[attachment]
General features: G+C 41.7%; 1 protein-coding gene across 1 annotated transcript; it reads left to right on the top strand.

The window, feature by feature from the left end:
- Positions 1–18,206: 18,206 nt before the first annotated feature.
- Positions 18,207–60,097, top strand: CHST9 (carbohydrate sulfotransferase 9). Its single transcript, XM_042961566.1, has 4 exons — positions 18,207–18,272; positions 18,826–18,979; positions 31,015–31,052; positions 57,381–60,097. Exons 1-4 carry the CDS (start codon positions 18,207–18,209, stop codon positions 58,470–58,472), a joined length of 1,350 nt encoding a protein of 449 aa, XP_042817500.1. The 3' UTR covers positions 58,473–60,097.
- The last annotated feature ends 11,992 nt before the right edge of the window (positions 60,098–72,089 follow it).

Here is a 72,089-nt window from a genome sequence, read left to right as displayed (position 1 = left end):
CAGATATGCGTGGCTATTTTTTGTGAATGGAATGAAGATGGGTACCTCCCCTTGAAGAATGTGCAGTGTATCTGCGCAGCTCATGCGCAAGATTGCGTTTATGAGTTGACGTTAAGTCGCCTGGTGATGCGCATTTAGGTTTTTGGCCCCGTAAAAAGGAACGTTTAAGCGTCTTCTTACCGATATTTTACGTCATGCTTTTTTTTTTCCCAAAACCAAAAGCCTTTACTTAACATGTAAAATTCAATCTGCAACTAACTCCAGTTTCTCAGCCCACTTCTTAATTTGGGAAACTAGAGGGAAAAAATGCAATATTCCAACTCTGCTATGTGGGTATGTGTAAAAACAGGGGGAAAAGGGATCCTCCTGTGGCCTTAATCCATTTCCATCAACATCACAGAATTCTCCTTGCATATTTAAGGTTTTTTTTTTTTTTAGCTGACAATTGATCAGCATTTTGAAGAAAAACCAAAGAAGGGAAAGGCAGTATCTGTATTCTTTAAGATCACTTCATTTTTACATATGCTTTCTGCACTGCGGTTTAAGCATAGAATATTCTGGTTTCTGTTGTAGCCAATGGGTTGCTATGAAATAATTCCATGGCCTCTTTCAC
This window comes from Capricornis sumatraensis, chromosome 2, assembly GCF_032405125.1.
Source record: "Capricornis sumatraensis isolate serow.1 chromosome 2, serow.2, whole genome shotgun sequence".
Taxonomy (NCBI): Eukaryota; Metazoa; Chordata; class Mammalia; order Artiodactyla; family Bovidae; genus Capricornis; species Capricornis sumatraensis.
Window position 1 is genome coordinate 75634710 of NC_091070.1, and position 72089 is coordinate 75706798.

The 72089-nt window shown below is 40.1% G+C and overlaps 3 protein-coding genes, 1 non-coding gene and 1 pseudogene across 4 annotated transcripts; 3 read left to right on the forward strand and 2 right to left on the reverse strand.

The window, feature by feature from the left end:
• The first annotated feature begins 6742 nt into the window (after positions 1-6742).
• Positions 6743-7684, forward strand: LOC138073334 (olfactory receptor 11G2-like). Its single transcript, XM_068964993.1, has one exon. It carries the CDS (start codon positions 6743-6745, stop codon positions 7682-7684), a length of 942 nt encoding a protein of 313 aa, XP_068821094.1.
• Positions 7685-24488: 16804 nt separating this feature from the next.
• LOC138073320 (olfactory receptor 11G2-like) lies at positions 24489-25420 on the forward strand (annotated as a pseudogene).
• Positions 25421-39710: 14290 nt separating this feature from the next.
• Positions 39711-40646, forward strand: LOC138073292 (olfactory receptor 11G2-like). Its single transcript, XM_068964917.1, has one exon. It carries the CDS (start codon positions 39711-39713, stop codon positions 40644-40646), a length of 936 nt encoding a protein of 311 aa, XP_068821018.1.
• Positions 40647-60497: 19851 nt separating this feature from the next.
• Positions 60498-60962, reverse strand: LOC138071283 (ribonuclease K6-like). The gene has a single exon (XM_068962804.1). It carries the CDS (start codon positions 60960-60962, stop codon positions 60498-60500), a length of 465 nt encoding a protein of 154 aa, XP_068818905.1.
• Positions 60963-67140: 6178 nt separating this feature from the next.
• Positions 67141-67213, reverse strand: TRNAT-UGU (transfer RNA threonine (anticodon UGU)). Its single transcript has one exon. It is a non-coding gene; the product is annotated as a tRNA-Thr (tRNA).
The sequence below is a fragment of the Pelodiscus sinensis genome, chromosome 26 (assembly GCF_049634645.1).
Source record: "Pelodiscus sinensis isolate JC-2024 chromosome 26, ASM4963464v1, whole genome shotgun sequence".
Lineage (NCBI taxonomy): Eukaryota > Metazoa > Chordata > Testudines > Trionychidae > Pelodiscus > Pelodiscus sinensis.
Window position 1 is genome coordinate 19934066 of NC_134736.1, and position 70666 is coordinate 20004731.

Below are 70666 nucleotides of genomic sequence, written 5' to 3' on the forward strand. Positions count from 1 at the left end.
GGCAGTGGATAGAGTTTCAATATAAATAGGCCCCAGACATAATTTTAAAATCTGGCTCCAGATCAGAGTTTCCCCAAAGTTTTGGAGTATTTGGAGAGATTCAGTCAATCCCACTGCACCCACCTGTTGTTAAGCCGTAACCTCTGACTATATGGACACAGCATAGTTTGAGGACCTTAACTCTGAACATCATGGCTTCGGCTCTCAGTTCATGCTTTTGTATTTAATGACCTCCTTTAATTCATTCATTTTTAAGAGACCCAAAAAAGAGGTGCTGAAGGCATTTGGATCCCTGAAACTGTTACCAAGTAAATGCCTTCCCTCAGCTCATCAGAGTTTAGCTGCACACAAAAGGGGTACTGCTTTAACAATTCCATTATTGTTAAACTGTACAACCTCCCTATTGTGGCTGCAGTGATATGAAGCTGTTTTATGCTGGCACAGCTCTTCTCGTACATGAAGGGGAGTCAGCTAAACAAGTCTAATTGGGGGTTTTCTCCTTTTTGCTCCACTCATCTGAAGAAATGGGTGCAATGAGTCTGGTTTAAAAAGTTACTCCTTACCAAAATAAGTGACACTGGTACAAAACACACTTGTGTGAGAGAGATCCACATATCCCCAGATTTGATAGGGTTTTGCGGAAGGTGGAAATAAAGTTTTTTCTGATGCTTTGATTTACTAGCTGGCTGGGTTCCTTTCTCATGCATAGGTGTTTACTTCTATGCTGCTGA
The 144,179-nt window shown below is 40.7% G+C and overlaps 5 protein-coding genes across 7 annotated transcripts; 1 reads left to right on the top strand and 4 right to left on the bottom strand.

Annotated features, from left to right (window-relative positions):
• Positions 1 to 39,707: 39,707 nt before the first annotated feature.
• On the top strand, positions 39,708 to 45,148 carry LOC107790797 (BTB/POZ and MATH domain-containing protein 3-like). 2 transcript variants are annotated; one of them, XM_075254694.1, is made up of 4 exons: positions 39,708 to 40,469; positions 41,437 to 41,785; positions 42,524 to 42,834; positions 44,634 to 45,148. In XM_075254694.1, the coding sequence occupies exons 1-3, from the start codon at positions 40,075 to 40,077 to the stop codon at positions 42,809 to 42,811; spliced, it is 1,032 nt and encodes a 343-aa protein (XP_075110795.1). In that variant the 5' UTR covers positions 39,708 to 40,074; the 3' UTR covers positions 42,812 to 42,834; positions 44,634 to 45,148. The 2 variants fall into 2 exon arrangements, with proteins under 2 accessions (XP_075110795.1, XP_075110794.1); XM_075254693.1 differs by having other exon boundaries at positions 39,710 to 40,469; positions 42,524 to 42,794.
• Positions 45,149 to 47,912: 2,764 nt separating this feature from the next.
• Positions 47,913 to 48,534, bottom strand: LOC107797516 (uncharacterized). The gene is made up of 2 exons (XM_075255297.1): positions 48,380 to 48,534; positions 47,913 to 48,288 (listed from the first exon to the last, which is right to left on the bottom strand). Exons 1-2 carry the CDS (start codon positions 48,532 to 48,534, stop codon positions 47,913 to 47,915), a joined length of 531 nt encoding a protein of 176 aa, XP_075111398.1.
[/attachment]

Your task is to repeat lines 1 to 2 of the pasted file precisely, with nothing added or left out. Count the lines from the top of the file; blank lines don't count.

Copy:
General features: G+C 41.7%; 1 protein-coding gene across 1 annotated transcript; it reads left to right on the top strand.

The window, feature by feature from the left end: